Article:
DAVIE, FLA. (AP) - Six-time Pro Bowl receiver Chad Johnson was released Sunday night by the Miami Dolphins, about 24 hours after he was arrested in a domestic battery case involving his wife, a person familiar with the decision said.
The person confirmed the decision to The Associated Press on condition of anonymity because the Dolphins hadn’t announced the move.
Johnson was released on $2,500 bond earlier Sunday after his wife accused him of head-butting her during an argument in front of their home. Johnson was charged with simple domestic battery, a misdemeanor.
The confrontation came barely a month after Johnson married Evelyn Lozada, who is on the reality TV show “Basketball Wives.” The 34-year-old Johnson had been battling for a spot on the team after a disappointing season with the New England Patriots.
Johnson was released from jail as the Dolphins took the field for Sunday’s practice. After the workout, coach Joe Philbin said he would meet soon with Johnson.
“We’re going to deal with this,” Philbin said. “We’re not going to waste time. … We’re all in this thing together. Everybody that sets foot in this building, we’re all held to a high standard.”
Only five days earlier, Philbin said Johnson’s roster spot could be in jeopardy if he didn’t temper his freewheeling behavior. Johnson annoyed the coach by frequently using profanity during a session with reporters.
Johnson’s defense attorney, Adam Swickle, said a no-contact order has been issued that prevents Johnson from contacting Lozada. Swickle declined to comment further.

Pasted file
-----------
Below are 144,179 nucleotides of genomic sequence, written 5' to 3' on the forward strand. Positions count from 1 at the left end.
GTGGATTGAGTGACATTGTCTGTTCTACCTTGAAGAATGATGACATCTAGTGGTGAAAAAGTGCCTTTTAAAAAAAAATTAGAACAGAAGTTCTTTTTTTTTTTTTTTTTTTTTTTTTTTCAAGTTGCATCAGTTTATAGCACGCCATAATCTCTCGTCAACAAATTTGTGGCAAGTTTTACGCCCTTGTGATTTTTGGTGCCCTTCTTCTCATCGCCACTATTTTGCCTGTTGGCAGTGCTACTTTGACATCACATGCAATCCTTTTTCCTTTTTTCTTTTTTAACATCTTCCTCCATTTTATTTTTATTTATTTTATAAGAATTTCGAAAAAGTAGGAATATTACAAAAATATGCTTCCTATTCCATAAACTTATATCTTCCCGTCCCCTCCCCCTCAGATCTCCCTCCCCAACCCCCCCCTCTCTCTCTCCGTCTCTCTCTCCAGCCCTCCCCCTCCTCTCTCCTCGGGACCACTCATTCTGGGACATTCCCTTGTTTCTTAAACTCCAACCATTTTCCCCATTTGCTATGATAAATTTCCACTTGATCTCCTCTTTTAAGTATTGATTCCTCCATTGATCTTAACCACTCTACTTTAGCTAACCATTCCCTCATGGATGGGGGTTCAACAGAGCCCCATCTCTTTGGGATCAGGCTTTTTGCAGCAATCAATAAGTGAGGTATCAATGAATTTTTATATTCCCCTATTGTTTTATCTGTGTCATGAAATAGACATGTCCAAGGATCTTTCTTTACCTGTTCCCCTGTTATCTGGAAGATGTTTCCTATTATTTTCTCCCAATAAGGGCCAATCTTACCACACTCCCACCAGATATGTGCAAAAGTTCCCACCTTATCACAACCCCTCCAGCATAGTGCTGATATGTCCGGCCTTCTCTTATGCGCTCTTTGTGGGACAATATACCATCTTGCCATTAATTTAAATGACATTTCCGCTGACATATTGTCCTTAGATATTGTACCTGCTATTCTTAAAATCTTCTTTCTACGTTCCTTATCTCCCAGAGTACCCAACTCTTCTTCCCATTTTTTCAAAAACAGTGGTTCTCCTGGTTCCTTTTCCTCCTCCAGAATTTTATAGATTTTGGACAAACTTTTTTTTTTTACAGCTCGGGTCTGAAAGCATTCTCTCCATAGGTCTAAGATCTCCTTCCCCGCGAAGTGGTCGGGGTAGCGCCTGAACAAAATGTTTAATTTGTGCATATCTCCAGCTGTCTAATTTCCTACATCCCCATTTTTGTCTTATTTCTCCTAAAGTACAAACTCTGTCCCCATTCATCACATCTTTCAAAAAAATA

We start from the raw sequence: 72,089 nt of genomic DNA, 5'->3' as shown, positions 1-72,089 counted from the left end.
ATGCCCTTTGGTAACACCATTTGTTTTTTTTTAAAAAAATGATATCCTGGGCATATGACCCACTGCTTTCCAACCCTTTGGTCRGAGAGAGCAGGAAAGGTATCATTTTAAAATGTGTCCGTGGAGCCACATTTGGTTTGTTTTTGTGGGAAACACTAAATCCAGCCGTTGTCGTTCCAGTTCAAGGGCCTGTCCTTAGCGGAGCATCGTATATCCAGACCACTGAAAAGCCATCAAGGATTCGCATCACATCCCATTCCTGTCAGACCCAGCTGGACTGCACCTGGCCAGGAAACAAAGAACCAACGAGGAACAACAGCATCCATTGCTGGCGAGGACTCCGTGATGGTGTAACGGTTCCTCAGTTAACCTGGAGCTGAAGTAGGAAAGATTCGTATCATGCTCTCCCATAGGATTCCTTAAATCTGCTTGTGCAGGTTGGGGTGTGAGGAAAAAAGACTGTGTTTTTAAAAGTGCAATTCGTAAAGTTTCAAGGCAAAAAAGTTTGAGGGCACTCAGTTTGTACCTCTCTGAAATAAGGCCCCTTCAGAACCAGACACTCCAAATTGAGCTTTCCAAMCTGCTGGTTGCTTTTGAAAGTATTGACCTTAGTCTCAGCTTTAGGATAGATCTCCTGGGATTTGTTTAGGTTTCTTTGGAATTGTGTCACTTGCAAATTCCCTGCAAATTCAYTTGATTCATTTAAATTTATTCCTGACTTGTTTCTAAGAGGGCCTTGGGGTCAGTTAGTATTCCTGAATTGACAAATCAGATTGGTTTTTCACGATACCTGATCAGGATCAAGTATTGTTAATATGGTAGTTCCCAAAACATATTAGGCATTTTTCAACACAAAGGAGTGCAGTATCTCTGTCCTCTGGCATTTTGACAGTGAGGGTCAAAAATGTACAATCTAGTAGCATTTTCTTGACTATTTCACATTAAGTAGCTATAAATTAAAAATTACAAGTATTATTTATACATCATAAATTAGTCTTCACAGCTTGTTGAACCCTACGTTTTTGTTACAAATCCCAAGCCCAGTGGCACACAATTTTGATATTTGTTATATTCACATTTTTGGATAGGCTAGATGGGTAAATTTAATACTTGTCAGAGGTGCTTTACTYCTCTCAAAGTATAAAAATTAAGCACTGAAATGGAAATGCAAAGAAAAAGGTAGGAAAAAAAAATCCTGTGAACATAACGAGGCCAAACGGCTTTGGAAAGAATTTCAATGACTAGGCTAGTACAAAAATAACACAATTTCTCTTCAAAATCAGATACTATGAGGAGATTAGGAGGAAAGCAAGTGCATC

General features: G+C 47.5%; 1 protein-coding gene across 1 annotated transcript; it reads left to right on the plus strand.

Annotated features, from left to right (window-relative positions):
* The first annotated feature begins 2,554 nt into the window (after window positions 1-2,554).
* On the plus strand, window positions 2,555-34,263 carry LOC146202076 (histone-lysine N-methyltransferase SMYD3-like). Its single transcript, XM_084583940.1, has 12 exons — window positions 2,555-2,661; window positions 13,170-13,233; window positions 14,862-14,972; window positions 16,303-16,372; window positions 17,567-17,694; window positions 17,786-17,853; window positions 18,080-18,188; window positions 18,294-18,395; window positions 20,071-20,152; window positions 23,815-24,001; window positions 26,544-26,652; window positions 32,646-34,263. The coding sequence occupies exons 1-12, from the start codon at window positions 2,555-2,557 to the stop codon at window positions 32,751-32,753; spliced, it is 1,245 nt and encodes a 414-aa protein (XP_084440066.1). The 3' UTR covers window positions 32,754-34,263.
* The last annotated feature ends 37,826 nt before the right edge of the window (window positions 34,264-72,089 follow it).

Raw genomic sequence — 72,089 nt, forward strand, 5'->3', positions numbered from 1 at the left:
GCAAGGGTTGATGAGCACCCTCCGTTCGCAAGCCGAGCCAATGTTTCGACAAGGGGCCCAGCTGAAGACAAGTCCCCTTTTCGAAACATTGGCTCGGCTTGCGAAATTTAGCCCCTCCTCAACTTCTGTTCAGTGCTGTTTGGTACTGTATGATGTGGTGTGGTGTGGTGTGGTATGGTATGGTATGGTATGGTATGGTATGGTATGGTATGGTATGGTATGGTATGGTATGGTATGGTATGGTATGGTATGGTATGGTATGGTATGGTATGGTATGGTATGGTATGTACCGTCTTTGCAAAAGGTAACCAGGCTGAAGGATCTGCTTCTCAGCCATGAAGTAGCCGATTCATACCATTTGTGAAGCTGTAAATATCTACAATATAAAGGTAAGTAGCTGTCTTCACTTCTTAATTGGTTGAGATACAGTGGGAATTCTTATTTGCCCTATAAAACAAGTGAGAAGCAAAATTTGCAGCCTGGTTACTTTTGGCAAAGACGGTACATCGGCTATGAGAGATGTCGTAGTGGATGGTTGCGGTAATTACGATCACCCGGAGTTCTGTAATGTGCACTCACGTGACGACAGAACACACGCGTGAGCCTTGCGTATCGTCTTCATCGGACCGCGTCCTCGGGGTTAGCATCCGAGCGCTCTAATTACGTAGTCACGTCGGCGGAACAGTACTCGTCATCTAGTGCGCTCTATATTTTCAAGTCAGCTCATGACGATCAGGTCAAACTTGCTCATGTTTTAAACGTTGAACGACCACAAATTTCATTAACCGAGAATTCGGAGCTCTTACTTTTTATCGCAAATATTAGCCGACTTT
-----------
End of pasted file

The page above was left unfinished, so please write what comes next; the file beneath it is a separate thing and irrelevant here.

Johnson _ who recently changed his name from Chad Ochocinco _ was arrested Saturday after Lozada confronted him about a receipt she found for a box of condoms, police said. According to an arrest affidavit, Lozada said she was taking groceries into their home when she found the receipt in the car trunk.
When the two were seated back in the car, they began talking about the receipt and their marriage. That’s when Johnson got upset and head-butted his wife, the report said.
Lozada ran to a neighbor’s house and called police. A responding officer said Lozada had a 3-inch cut on her forehead, according to the affidavit, while Johnson did not have any visible marks or bruises. When questioned by police, he confirmed there was an argument over the receipt, but said his wife had head-butted him.
Even before his arrest, Johnson was battling to salvage his career. He was released by the Patriots after totaling only 15 receptions last season. He dropped the lone pass thrown his way in the Dolphins’ first exhibition game.
News of the arrest spread quickly Saturday, an off day for the team.
“I was shocked,” tight end Charles Clay said. “Of course, you don’t want things like that to happen.”
Johnson has long been known for outlandish antics that annoyed his teammates as well as coaches. Philbin, a first-year head coach, talked with his players about Johnson’s arrest before the player was released.
“I reminded them that on April 10 in our first team meetings, I said, `Guys, I’d love to stand up here and tell you we’re never going to have a problem here in Miami,’” Philbin said. “Do we want high-character guys? Yes. All 31 other coaches are going to say the same thing. But I specifically told them on April 10 that there will be problems that arise and you have to deal with them honestly and openly and directly. You’ve got to learn from mistakes and move on, and you can’t hide from the problem.”
If convicted, Johnson faces a maximum penalty of one year in jail and a $1,000 fine. He could also receive community service, probation or anger management classes.
Johnson was known as Ochocinco for the past four seasons but changed his name back to Johnson after his July 4 wedding. The name was a playful reference to his uniform No. 85.
Johnson and Lozada were prominent in the recent first episode of HBO’s “Hard Knocks: Training Camp with the Miami Dolphins.”
VH1’s “Basketball Wives” is filmed in Miami and also features Shaunie O’Neal, the former wife of former NBA star Shaquille O’Neal. Lozada is the former fiancee of NBA player Antoine Walker.
Copyright © 2022 The Washington Times, LLC.